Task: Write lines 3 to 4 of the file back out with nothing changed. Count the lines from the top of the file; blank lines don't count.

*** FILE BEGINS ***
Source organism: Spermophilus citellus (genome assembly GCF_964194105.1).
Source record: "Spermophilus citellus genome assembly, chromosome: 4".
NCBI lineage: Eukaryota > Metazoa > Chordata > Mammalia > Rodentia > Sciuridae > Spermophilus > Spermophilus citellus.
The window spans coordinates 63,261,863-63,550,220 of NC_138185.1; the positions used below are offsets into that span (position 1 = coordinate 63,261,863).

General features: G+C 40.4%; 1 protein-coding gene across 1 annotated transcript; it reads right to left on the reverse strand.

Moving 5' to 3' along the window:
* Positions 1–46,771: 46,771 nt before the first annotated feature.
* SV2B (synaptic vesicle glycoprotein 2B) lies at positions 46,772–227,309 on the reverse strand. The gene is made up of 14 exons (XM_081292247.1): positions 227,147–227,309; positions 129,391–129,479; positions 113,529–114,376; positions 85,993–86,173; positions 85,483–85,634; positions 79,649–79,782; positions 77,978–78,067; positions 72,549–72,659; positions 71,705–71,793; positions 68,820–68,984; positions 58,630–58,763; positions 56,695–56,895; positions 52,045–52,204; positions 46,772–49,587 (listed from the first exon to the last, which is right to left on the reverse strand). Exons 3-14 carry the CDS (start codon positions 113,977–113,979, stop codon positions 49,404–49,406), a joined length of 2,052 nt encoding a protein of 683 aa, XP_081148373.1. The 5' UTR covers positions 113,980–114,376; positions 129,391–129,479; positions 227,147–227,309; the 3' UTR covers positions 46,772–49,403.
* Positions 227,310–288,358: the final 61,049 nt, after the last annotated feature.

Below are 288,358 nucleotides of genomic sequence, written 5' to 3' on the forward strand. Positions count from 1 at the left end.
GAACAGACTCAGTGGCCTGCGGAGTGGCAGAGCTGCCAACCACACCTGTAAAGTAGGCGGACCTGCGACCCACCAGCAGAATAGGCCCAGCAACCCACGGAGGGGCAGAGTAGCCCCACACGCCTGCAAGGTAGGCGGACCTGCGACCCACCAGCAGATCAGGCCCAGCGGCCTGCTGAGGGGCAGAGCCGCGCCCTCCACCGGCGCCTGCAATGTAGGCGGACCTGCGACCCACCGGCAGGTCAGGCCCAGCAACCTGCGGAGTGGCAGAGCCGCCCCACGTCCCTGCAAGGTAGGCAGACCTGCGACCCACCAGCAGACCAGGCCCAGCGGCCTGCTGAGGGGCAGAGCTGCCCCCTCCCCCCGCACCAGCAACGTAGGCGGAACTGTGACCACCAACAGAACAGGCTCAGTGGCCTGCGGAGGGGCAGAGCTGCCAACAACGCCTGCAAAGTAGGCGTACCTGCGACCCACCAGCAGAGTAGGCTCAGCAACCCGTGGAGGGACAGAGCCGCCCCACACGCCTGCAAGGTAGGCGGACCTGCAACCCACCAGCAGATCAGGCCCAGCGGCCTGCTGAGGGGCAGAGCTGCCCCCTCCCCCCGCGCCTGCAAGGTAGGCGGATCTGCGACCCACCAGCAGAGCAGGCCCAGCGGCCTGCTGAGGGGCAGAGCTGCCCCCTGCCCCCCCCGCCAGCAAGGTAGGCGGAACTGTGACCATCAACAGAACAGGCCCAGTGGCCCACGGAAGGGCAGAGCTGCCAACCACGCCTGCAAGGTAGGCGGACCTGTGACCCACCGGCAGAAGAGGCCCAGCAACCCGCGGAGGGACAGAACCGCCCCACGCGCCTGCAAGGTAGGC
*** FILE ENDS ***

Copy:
NCBI lineage: Eukaryota > Metazoa > Chordata > Mammalia > Rodentia > Sciuridae > Spermophilus > Spermophilus citellus.
The window spans coordinates 63,261,863-63,550,220 of NC_138185.1; the positions used below are offsets into that span (position 1 = coordinate 63,261,863).